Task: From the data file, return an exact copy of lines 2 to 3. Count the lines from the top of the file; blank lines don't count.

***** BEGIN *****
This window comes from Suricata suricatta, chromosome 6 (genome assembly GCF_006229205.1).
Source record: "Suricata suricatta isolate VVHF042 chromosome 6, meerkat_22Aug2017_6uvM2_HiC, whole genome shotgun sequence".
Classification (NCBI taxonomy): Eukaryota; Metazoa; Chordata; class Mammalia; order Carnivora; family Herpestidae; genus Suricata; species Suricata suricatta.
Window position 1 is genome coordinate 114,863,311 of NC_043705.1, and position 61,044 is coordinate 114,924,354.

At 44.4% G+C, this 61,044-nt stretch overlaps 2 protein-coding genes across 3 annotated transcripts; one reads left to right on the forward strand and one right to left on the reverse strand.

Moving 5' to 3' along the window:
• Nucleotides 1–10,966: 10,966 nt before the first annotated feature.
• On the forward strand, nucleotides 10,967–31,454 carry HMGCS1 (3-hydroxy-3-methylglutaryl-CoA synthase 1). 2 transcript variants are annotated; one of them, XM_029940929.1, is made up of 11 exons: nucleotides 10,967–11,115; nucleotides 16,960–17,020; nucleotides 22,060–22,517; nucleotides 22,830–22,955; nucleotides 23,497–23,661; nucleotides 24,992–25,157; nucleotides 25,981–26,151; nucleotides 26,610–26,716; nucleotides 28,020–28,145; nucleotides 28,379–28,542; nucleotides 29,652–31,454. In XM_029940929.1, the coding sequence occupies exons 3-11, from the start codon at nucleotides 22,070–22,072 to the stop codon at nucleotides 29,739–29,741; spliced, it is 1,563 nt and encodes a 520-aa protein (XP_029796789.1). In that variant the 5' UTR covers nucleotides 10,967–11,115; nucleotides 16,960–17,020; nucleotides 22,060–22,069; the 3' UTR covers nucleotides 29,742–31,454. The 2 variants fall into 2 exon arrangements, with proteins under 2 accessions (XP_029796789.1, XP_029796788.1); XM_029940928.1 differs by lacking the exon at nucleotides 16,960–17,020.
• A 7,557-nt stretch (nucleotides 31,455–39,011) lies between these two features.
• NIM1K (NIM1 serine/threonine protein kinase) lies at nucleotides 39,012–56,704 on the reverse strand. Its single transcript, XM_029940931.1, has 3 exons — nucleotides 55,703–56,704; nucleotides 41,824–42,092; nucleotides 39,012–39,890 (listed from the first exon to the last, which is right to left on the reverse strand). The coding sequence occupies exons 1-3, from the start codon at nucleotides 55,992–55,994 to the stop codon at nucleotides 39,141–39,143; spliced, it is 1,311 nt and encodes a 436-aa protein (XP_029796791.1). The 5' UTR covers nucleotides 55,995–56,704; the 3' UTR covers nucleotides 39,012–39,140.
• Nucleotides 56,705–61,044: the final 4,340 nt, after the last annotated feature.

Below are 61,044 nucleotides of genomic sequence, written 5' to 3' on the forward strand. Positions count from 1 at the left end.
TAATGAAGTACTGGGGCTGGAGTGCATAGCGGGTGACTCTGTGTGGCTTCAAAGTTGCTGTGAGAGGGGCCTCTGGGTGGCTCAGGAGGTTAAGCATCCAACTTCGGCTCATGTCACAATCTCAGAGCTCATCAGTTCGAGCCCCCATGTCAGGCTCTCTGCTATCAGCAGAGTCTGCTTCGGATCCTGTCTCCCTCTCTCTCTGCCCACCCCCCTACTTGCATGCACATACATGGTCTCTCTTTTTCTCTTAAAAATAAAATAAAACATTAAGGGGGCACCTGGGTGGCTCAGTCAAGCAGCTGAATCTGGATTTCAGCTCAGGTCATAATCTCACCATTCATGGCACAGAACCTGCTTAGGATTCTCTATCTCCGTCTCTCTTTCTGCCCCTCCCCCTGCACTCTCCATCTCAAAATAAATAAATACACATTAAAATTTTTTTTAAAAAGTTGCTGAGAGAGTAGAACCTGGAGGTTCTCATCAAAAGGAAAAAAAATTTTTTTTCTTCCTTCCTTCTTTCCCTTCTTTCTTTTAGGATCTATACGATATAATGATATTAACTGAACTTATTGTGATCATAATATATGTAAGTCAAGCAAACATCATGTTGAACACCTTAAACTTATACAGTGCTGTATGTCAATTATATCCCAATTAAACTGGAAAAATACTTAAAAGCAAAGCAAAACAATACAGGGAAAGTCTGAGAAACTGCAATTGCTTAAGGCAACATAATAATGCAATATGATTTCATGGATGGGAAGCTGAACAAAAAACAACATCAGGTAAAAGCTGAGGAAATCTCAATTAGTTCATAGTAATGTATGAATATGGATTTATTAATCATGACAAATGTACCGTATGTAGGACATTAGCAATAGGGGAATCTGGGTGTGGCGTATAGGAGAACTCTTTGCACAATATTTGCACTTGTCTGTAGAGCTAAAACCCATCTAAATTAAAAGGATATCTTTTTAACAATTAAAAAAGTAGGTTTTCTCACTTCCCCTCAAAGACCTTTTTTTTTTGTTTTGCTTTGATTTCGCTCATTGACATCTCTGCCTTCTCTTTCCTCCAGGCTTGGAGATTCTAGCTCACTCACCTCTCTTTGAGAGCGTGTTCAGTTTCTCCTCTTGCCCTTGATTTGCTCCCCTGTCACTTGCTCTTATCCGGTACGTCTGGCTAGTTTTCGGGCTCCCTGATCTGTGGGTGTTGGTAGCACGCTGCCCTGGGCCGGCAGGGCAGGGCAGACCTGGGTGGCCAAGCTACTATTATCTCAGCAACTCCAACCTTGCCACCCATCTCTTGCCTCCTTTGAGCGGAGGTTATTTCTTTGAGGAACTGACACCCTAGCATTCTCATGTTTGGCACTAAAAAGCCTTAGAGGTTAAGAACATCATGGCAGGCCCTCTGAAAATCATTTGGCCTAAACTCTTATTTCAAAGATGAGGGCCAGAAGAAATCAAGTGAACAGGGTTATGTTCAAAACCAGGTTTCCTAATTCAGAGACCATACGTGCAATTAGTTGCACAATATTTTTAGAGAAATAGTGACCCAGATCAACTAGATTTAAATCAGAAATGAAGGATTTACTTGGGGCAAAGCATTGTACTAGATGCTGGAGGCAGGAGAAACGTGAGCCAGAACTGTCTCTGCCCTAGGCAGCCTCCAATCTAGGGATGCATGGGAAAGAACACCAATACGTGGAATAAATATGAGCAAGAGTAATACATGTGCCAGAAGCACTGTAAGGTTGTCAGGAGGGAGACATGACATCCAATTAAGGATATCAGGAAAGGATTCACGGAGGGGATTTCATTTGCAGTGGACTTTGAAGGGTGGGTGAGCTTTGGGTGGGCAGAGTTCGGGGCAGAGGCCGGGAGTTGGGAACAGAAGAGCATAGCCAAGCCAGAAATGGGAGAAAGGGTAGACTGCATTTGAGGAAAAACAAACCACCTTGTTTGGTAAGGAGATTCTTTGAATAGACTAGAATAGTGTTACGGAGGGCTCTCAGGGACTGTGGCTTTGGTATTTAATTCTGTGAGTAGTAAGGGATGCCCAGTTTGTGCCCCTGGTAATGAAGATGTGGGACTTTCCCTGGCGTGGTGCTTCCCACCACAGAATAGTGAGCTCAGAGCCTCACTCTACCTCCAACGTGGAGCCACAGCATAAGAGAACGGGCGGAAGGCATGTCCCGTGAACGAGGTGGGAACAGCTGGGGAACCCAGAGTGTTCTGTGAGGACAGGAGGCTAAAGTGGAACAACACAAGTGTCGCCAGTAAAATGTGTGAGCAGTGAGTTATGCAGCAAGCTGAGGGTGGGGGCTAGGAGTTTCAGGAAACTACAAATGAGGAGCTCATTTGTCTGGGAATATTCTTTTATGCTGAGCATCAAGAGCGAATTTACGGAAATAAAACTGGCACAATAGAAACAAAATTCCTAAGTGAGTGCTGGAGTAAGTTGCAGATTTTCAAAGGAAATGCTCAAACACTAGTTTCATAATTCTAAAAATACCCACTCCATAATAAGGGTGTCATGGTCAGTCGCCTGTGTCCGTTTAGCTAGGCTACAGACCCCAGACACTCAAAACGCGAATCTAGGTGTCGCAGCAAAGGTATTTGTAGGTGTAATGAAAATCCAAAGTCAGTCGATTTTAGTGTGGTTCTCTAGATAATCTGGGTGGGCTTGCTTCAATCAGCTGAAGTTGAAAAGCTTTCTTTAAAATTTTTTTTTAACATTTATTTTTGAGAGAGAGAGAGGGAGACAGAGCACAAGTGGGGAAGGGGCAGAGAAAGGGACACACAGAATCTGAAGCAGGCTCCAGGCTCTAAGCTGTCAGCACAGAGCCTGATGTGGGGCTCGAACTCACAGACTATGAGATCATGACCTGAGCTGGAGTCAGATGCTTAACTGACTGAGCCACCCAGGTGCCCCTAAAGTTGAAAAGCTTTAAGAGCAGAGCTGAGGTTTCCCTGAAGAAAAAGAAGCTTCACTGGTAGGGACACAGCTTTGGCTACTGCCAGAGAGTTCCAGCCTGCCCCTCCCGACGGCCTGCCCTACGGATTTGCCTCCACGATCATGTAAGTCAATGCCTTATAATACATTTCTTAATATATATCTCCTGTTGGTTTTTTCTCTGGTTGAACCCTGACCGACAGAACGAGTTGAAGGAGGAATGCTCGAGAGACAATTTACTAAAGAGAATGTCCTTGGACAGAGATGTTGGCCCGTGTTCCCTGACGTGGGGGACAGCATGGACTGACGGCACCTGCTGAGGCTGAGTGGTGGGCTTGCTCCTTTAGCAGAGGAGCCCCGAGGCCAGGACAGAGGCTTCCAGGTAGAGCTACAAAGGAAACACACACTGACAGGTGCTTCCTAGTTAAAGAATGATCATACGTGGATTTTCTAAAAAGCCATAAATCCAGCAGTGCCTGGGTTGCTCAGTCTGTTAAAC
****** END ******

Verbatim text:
Source record: "Suricata suricatta isolate VVHF042 chromosome 6, meerkat_22Aug2017_6uvM2_HiC, whole genome shotgun sequence".
Classification (NCBI taxonomy): Eukaryota; Metazoa; Chordata; class Mammalia; order Carnivora; family Herpestidae; genus Suricata; species Suricata suricatta.